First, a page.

(Kron & Rickson Gracie | Photo via Moskova)
By Elias Cepeda
How do you ask a grown man to talk about a time you saw him cry? It can’t be easy, and maybe it’s not even polite. Surely an interviewer can think of other questions to ask someone — especially a fighter.
Unfortunately, in the day or so before speaking with Kron Gracie, that was the main thing I could think to ask, and to ask first. To be clear, I saw Kron cry when he was still a child, and then only from a distance.
Maybe I was mistaken and he wasn’t even truly crying.
Yeah, maybe that’s how you ask a man to talk about it — tepidly and with plenty of qualification. Probably not, but that’s how I broached the subject with the man.
It was the summer of 2000. Rickson Gracie, the champion of his family, was hosting an international Jiu Jitsu invitational. There were tournaments for every experience and ability level, as well as famous champions competing in super matches as well as milling around the arena as a part of the crowd.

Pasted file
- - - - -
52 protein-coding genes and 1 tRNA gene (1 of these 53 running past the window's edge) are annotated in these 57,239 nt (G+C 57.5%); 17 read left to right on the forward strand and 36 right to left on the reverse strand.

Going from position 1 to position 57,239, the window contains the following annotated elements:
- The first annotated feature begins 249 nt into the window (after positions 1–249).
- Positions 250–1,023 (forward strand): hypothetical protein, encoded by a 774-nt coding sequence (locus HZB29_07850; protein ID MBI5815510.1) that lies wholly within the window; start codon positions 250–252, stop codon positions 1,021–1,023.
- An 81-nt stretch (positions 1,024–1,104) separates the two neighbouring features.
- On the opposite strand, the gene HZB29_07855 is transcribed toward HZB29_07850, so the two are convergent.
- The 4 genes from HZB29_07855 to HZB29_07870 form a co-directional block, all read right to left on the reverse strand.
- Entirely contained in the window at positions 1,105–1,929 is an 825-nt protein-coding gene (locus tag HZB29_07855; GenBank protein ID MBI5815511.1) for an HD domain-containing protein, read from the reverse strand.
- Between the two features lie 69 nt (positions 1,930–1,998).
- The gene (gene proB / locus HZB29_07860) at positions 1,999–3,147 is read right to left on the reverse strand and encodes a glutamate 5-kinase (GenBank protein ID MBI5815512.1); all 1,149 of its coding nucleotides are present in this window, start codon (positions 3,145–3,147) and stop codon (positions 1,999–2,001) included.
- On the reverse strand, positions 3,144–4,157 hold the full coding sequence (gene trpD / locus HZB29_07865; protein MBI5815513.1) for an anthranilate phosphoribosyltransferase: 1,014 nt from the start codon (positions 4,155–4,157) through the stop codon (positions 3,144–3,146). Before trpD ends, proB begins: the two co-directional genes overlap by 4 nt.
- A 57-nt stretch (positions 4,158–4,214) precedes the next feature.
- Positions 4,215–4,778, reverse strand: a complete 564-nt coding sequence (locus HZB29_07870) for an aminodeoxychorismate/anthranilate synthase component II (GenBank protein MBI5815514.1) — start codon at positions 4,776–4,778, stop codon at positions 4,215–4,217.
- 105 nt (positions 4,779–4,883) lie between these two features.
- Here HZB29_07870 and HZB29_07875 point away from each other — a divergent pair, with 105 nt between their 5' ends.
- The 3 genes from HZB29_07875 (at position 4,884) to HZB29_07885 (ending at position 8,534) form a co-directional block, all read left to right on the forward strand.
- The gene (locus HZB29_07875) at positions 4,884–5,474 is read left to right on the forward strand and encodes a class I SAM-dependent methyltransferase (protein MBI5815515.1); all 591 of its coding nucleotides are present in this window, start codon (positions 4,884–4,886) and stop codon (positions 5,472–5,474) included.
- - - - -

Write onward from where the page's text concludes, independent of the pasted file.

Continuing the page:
And then there was little Kron Gracie. He had to have been just eleven or twelve.
Kron presumably could have chosen to enjoy the whole event as a child — that is, running around with family and friends, playing. Instead, he was in a gi and on the mats.
Kron’s older sisters were pretty and did fun demonstrations with their father. Kron’s older brother, Rockson, walked around the tournament with his head shaved, tattooed and an air of seriousness, the obvious heir apparent to Rickson Gracie’s fighting legacy.
Whatever pressures his siblings surely felt, Kron was the one on the mats that day, competing.
Kron competed that day and, when I saw him, he had just lost.
It couldn’t have been easy, and Rickson’s youngest child was visibly upset. Losing is never fun but when everyone is watching you because your dad is the best fighter in fighting’s first family, it has to be miserable. Rickson, walked over to Kron, put his arms around him and consoled his young son.